August 4, 2021

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Test // SAGANI

Test // SAGANI

Submitted by Denise Janssen on .

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The spirits of nature seek harmony! The Elements strive for a balanced power relationship so that their full potential can be developed!

In the new SAGANI game by famous author Uwe Rosenberg, players must skillfully place tiles of nature spirits next to each other in order to restore perfect harmony and thus achieve victory. SAGANI was already on our gaming table as a prototype at the end of 2020, which is why we’re excited to see what the full version of the game has in store for us.

Sajani information

SKELLIG GAMES has made SAGANI available to us for our review.
This does not affect our rating!

This is what the game is about!

As mentioned earlier, the 1 through 4 ends of the game must cleverly place the Nature Spirits tiles next to each other in a way that meets their requirements in order to appear. Nature spirits tiles have a front and back, which contains all the necessary information. On the back of the tiles there is a small image of her nature spirit with the fixed number of victory points. Players get these victory points once they fulfill the requirements of the nature spirit. These requirements can be found on the front of the tiles in the form of small colored arrows. Each color corresponds to a type of nature’s spirit: green for the forest, red for fire, blue for water, and white for the wind. The higher the Nature Spirit score (1, 3, 6 or 10 points), the more arrows there are on the tiles. The number of arrows is always the same, though, so that players always know, for example, that a 10 victory point piece has 4 arrows (which will be important later).

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Arrows are especially important when placing new tiles while turning. During a turn, the active end of the game chooses a piece of the open screen and places it in its own playing area. For each arrow on the tiles, the end of the game must place a game token on the piece and then check the adjacent tiles (if any). If one or more arrows point to a tile of the desired color, the arrow can be covered with a game token. In order to use as many arrows as possible, players can flip the tiles as they like before placing them in their area. In addition, it does not matter how many squares are between the arrow and the tiles of the desired color. Therefore, the arrows only indicate one direction in which a piece of a certain color should fall. The result is that as the game progresses, SAGANI becomes more and more a great puzzle in which players try to use as many arrows as possible.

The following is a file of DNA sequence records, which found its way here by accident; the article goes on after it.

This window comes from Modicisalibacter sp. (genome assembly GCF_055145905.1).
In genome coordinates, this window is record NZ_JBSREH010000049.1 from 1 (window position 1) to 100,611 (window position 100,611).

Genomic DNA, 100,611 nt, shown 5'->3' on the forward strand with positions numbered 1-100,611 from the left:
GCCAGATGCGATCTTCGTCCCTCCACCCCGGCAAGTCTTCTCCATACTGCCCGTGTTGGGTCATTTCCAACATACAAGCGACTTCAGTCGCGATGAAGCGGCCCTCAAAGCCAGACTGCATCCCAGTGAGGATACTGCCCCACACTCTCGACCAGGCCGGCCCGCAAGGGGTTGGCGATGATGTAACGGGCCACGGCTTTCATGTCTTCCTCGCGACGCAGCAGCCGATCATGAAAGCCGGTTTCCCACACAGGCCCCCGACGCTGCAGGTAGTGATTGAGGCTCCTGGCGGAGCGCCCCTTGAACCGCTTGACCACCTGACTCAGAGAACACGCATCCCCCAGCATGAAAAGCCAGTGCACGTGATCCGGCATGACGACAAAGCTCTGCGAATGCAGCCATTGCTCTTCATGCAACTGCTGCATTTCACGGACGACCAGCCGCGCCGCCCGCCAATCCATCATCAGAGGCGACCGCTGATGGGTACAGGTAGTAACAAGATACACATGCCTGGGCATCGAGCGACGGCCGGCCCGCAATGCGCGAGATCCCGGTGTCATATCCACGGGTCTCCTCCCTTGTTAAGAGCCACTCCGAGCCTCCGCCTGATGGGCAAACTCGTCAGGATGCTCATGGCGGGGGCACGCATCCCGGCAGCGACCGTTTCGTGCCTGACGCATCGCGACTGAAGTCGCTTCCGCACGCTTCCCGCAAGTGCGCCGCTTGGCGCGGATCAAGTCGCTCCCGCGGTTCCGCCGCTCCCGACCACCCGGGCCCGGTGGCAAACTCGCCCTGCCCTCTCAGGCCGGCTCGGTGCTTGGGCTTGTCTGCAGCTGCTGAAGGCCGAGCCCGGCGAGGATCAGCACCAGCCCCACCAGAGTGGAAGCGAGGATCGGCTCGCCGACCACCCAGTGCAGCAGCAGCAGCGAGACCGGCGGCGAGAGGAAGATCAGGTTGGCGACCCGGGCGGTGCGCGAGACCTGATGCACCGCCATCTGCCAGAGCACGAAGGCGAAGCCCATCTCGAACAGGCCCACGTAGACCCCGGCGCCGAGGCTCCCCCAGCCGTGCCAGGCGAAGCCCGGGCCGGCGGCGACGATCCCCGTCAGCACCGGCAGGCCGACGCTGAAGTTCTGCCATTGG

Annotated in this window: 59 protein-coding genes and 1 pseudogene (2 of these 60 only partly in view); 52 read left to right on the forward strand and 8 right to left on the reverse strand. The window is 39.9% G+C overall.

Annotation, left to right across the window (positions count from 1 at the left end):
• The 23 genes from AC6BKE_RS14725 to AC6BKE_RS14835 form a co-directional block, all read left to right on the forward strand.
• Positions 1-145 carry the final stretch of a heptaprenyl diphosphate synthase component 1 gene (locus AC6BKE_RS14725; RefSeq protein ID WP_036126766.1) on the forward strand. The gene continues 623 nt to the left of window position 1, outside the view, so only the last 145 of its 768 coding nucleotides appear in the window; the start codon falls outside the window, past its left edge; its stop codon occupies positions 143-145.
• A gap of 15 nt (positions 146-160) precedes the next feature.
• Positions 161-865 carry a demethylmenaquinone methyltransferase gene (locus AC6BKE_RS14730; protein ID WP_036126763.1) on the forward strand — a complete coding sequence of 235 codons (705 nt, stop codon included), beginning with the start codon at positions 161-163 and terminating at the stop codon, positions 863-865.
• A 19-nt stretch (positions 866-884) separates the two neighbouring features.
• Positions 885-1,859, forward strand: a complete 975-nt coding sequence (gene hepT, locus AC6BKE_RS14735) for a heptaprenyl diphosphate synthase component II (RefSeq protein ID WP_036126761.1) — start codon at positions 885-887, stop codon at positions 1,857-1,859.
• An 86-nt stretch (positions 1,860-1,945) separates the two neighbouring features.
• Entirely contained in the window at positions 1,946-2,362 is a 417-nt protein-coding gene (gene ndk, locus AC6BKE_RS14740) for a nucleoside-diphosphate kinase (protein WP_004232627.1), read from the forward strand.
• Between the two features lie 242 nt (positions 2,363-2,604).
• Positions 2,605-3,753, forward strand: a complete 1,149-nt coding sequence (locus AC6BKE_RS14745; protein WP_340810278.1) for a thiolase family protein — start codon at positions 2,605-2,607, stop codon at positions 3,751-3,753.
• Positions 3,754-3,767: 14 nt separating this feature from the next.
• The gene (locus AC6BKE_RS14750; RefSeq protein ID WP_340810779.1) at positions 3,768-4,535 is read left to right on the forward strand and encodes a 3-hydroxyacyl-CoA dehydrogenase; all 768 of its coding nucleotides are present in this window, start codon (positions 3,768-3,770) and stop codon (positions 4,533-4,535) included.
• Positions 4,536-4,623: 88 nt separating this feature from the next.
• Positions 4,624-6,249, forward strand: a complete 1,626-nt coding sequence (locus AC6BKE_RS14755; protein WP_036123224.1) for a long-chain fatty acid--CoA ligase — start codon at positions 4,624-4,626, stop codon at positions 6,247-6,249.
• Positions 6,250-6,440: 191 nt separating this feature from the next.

If the last arrow on a tile is covered, the piece is turned on its back and the points on the piece are credited to the end of the game on the player’s center board.

It is important to note that players should be careful with stock-covering tokens as quickly as possible, because completing the token is the only way to get back the game tokens. If players have to put a token on a token even if they don’t have any available, they have to refer to the so-called “paradox” tweak. These discs permanently give players more game tokens, but they cost 2 points for each disc, which can be quite a pain.

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Since the number of tiles in the open screen is not updated after every turn, the selection of tiles is very important. If the end of the game only has one piece left in the open screen, they have the option of drawing an inverted tile from the draw pile instead of the tiles. From this piece, only the color and number of victory points are known, so that players do not know which arrows are in front. Unmarked tiles are placed above the center player panel. If a total of 4 tiles are placed above the player’s center board in this way, there is a so-called “intermezzo” where players in ascending order of victory points can choose a piece of that width and place it in their playing area.

Then the open screen is refilled with 5 tiles (whether there is a break or not). The game ends immediately once the player has exceeded a certain number of points, which varies according to the number of players.

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Game Variations

In addition to the normal game in which the game ends from 2 to 4, SAGANI also offers a solo mode that can be played with two playing times of different lengths. In the quick variant, the end of the game must score 75 points with the fewest squares possible, while in the long variant each individual piece of the game is placed. The goal is to place the tiles in a way that displays the fewest tiles possible at the same time, as bonus points are awarded as long as only two tiles are active at the same time. In this way, high scores can be created and broken.

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What’s in the box?

The main component of the SAGANI game box consists of a total of 75 tiles, all of which are made of high quality and very durable cardboard. In addition to the tiles, a central playing board and a total of 110 wooden tokens of different colors are included for players (plus 10 red odds discs).

The artwork of the toy box and the game materials are of particularly high quality and give the game its own style. The little objects are very creatively designed and are equally suitable for every age group.

The grammar book explains the rules very compactly, while supporting texts with graphic examples. Grammar questions do not remain open when reading, making them suitable for “quick reading before the first game”.

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Tags: tile laying, 1-4 player, puzzle